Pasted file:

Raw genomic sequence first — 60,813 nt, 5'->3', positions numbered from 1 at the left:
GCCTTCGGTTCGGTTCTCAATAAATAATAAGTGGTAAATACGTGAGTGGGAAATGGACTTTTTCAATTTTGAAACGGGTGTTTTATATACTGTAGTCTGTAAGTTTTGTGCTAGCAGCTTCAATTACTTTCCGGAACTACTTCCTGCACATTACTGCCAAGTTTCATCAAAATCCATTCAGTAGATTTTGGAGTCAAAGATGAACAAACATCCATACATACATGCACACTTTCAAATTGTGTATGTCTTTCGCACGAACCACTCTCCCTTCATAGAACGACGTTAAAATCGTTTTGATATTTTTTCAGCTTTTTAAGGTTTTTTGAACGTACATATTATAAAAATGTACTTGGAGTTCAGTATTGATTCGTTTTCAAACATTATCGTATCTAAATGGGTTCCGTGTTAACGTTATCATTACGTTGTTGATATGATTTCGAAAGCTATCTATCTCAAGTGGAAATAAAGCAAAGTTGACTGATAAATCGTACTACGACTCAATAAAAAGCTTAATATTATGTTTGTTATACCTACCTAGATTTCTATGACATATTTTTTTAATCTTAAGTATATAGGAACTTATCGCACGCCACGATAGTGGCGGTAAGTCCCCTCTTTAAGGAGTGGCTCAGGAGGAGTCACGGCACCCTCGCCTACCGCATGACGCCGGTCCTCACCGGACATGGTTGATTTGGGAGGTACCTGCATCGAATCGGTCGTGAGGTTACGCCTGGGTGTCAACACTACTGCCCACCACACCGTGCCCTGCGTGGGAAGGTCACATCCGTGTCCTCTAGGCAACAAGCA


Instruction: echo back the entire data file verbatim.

Raw genomic sequence first — 60,813 nt, 5'->3', positions numbered from 1 at the left:
GCCTTCGGTTCGGTTCTCAATAAATAATAAGTGGTAAATACGTGAGTGGGAAATGGACTTTTTCAATTTTGAAACGGGTGTTTTATATACTGTAGTCTGTAAGTTTTGTGCTAGCAGCTTCAATTACTTTCCGGAACTACTTCCTGCACATTACTGCCAAGTTTCATCAAAATCCATTCAGTAGATTTTGGAGTCAAAGATGAACAAACATCCATACATACATGCACACTTTCAAATTGTGTATGTCTTTCGCACGAACCACTCTCCCTTCATAGAACGACGTTAAAATCGTTTTGATATTTTTTCAGCTTTTTAAGGTTTTTTGAACGTACATATTATAAAAATGTACTTGGAGTTCAGTATTGATTCGTTTTCAAACATTATCGTATCTAAATGGGTTCCGTGTTAACGTTATCATTACGTTGTTGATATGATTTCGAAAGCTATCTATCTCAAGTGGAAATAAAGCAAAGTTGACTGATAAATCGTACTACGACTCAATAAAAAGCTTAATATTATGTTTGTTATACCTACCTAGATTTCTATGACATATTTTTTTAATCTTAAGTATATAGGAACTTATCGCACGCCACGATAGTGGCGGTAAGTCCCCTCTTTAAGGAGTGGCTCAGGAGGAGTCACGGCACCCTCGCCTACCGCATGACGCCGGTCCTCACCGGACATGGTTGATTTGGGAGGTACCTGCATCGAATCGGTCGTGAGGTTACGCCTGGGTGTCAACACTACTGCCCACCACACCGTGCCCTGCGTGGGAAGGTCACATCCGTGTCCTCTAGGCAACAAGCA